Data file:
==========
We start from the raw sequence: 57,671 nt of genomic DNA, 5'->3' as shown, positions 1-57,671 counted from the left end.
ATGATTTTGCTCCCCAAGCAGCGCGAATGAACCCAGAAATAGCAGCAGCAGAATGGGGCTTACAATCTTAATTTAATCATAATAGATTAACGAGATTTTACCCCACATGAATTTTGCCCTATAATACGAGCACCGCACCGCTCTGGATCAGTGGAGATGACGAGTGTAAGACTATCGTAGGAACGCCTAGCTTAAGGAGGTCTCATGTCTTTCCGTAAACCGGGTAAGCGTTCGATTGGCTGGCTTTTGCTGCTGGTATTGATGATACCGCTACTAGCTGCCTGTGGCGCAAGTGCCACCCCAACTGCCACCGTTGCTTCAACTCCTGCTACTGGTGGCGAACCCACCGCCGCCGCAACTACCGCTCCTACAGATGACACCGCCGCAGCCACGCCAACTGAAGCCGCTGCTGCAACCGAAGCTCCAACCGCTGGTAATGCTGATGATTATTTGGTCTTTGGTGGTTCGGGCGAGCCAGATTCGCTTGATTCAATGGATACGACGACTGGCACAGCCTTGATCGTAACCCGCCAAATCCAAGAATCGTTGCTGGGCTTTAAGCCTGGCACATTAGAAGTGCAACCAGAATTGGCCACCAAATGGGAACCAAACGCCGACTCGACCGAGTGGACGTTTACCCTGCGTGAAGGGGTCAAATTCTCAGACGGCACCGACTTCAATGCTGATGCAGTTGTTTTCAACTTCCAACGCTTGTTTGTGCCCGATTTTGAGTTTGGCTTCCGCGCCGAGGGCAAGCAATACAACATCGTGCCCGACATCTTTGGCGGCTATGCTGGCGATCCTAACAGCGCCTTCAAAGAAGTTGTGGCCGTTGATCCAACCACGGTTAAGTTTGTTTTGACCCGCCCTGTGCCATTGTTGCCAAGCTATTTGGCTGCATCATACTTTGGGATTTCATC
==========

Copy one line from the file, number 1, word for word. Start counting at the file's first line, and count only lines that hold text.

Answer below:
We start from the raw sequence: 57,671 nt of genomic DNA, 5'->3' as shown, positions 1-57,671 counted from the left end.